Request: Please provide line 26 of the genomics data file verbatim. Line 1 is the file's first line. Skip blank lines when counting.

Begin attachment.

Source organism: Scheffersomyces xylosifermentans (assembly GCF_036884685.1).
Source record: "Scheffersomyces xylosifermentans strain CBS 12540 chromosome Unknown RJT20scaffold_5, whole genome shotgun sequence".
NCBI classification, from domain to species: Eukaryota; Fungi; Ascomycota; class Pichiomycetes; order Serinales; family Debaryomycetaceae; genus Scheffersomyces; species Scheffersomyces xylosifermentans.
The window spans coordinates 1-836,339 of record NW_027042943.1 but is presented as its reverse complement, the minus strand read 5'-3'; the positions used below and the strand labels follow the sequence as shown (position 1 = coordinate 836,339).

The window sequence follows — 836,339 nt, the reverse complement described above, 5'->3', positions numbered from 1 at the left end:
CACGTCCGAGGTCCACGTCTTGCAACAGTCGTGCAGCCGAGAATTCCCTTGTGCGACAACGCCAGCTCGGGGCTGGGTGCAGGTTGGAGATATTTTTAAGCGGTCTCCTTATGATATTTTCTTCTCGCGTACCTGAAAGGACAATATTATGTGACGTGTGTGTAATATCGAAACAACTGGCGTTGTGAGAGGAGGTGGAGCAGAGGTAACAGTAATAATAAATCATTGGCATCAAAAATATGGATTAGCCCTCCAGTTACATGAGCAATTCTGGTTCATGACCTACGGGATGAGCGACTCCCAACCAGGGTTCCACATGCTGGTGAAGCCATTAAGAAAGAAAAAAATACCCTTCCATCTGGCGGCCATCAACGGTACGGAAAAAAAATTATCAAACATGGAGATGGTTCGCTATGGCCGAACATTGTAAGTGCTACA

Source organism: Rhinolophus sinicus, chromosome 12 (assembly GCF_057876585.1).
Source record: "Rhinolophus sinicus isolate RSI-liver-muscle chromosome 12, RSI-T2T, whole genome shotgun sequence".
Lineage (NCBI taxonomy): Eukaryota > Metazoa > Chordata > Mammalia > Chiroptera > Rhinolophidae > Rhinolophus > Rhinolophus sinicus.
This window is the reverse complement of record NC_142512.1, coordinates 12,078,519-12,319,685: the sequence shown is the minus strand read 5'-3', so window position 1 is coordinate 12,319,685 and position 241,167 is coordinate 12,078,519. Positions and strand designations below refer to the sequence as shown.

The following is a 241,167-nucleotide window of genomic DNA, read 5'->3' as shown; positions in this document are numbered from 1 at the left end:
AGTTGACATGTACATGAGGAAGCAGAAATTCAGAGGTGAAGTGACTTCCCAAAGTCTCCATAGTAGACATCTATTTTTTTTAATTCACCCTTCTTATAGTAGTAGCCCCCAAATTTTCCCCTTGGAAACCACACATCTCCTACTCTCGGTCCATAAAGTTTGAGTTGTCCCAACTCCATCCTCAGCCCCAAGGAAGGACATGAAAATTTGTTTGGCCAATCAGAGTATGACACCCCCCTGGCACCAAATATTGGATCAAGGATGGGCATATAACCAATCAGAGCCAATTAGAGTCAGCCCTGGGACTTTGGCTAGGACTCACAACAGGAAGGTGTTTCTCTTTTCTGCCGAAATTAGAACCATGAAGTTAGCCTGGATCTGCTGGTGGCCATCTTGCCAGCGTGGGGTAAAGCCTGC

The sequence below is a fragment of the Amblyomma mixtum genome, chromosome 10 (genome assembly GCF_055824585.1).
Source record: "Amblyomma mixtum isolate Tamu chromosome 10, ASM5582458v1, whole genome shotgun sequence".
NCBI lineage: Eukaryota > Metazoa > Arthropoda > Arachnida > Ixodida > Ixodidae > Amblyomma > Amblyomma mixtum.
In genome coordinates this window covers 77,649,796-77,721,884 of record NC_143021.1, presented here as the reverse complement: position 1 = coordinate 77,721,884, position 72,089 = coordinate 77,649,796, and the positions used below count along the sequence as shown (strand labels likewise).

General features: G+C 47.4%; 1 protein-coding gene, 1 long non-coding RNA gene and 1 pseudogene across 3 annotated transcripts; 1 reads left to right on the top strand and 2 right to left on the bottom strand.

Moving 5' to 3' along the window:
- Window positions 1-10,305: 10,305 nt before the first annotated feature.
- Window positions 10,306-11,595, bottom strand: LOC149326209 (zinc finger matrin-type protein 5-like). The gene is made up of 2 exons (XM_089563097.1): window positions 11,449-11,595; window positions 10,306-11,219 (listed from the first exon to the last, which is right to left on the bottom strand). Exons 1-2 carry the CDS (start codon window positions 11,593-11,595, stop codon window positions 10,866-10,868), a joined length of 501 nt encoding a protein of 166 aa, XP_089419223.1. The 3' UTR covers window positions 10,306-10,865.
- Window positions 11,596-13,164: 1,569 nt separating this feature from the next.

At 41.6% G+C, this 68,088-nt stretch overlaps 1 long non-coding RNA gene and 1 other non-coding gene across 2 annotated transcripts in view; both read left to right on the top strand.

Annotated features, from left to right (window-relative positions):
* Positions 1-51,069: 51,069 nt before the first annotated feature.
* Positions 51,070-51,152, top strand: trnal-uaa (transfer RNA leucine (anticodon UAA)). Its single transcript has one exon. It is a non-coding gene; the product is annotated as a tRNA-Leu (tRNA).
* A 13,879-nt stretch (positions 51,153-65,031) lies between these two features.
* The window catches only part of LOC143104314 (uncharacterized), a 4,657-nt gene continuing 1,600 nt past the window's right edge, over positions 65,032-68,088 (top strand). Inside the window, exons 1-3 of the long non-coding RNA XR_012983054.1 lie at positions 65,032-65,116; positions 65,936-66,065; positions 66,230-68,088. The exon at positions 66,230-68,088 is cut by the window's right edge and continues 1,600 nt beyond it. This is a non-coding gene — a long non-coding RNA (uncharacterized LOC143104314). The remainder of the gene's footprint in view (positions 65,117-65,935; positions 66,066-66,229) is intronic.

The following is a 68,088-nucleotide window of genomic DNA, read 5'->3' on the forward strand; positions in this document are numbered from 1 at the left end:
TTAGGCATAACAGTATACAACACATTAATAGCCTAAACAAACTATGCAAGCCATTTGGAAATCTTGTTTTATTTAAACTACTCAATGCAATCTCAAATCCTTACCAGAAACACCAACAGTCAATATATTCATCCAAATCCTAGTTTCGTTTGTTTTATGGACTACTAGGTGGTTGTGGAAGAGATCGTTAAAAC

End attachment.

* A 13,879-nt stretch (positions 51,153-65,031) lies between these two features.